“He forcefully maintains that he has nothing to do with it,” Hagen's lawyer Svein Holden told NRK after meeting his 70-year-old client in detention at Lillestrøm police station outside Oslo.
“Obviously he is affected by the situation, there is no doubt about it,” Holden added. “He finds it very difficult to be accused of something he maintains that he has nothing to do with.”
On Wednesday morning Holden said in another interview with NRK that he expected his client to be released later that day when police ask Nedre Romerike district court to extend his detention.
“This is a very tenuous basis for an arrest,” Holden said as he arrived. “I expect the court to release him.”
Hagen was arrested on Tuesday morning on suspicion of “murder or complicity in the murder” of his wife, Anne-Elisabeth Falkevik Hagen.
His denial came as several Norwegian media outlets, including the VG newspaper and state broadcaster NRK were passed a copy of a marriage agreement Hagen had struck with his wife back in 1987.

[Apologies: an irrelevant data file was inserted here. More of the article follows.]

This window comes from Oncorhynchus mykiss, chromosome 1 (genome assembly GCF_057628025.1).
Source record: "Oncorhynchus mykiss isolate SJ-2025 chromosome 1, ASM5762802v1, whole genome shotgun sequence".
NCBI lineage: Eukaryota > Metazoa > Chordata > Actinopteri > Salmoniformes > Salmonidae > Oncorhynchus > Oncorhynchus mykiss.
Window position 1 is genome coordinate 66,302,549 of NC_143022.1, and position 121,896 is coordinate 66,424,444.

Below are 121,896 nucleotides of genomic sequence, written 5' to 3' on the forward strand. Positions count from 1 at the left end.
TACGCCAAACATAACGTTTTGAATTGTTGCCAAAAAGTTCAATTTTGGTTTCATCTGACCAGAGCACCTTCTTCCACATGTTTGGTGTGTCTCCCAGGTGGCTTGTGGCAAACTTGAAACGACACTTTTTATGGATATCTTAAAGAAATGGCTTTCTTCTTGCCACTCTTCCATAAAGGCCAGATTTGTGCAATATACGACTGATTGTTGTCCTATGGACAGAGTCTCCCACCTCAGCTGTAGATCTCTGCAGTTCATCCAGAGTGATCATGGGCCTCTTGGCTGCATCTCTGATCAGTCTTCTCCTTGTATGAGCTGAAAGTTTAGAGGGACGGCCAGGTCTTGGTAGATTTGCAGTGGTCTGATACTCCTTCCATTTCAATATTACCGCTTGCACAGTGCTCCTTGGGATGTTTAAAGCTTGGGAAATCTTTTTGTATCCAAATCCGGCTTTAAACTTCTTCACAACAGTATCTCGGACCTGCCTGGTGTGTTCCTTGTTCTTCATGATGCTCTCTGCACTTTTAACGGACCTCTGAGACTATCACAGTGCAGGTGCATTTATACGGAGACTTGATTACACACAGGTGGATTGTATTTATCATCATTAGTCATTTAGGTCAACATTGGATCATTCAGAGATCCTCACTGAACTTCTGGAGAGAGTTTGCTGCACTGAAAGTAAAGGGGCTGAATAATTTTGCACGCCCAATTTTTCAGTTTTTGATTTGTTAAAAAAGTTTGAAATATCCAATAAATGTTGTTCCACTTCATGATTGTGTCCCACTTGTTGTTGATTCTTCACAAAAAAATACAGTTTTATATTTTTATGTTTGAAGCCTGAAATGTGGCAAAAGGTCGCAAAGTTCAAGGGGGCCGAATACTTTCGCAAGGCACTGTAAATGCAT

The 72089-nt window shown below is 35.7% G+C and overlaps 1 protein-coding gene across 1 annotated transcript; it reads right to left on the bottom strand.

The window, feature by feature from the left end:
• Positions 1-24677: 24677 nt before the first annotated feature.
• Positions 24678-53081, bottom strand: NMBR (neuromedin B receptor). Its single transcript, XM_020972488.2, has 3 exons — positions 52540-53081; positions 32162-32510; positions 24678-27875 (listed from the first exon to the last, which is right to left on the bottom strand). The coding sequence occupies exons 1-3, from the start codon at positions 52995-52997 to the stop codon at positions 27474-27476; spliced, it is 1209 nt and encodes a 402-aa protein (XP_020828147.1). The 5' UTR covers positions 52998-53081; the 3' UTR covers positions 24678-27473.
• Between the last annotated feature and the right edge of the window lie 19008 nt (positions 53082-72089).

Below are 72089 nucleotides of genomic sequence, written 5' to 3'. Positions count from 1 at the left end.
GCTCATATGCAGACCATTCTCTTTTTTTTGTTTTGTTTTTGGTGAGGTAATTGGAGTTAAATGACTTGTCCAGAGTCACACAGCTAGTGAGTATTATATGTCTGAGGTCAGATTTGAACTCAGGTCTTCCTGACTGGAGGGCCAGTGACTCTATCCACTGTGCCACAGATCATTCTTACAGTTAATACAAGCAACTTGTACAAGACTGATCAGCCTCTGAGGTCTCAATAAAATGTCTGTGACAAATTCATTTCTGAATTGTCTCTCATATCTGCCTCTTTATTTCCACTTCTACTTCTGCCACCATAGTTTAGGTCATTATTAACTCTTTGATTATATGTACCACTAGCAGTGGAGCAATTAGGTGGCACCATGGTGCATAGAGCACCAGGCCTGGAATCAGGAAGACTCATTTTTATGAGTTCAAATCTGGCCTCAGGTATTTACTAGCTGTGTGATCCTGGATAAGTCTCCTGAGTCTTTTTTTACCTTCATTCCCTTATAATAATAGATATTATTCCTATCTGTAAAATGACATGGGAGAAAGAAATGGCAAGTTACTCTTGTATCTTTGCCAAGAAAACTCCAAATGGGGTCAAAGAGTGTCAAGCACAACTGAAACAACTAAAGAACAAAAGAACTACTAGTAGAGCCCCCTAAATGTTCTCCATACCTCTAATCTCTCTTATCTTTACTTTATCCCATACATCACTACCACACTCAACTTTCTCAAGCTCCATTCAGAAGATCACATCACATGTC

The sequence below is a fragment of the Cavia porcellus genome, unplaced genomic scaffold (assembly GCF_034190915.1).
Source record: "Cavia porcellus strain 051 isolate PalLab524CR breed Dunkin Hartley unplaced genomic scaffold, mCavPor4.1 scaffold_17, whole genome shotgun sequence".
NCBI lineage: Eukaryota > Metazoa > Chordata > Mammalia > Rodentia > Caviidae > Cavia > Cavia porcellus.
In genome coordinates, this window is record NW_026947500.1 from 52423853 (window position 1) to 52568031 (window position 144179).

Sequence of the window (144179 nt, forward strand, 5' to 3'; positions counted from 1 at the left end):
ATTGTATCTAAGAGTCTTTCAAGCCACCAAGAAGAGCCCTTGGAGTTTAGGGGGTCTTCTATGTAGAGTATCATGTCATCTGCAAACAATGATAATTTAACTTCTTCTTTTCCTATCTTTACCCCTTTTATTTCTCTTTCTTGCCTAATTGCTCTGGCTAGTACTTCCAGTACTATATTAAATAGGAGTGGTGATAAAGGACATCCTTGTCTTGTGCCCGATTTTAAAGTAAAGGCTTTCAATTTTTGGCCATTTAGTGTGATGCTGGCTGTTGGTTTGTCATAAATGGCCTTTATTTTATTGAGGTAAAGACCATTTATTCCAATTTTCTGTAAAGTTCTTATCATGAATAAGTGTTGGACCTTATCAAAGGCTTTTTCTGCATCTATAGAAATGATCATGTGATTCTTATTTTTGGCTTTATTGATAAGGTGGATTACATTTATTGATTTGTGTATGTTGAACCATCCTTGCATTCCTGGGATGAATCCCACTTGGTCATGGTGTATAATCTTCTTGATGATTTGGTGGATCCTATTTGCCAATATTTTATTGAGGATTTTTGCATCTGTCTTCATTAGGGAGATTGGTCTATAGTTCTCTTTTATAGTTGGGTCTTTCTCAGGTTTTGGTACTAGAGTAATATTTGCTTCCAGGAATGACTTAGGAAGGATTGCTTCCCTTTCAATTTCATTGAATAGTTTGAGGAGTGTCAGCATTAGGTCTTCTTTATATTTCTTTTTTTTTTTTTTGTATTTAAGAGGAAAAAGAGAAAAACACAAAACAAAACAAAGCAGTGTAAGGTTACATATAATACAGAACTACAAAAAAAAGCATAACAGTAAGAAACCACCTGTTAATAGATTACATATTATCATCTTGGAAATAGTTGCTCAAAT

Under the deal, all she would be entitled to in the case of a divorce would be a plot of land, 200,000 kroner, and a Citroën BX 14 RE, or car of a similar standard.
Everything else was to go to her husband, with the agreement stating: “everything Tom Hagen in the future acquires either through inheritance, endowment, salary, investment return, or otherwise, is his peculiar property.”
According to VG, the police lawyers believe that the marriage agreement is so lopsided and unfair that if it had ever been taken to court, it could have been declared invalid, entitling Anne-Elisabeth Hagen to a much larger share of her husband's fortune.
This, the Norwegian media speculated on Tuesday, may be a possible motive for the murder.
The lawyer Mette Yvonne Larsen, who is not involved in the case, agreed that the contract could easily have been annulled.
“If she had tried to challenge this marriage agreement as part of a request for divorce, her husband would have been ripped apart by a court,” she told VG.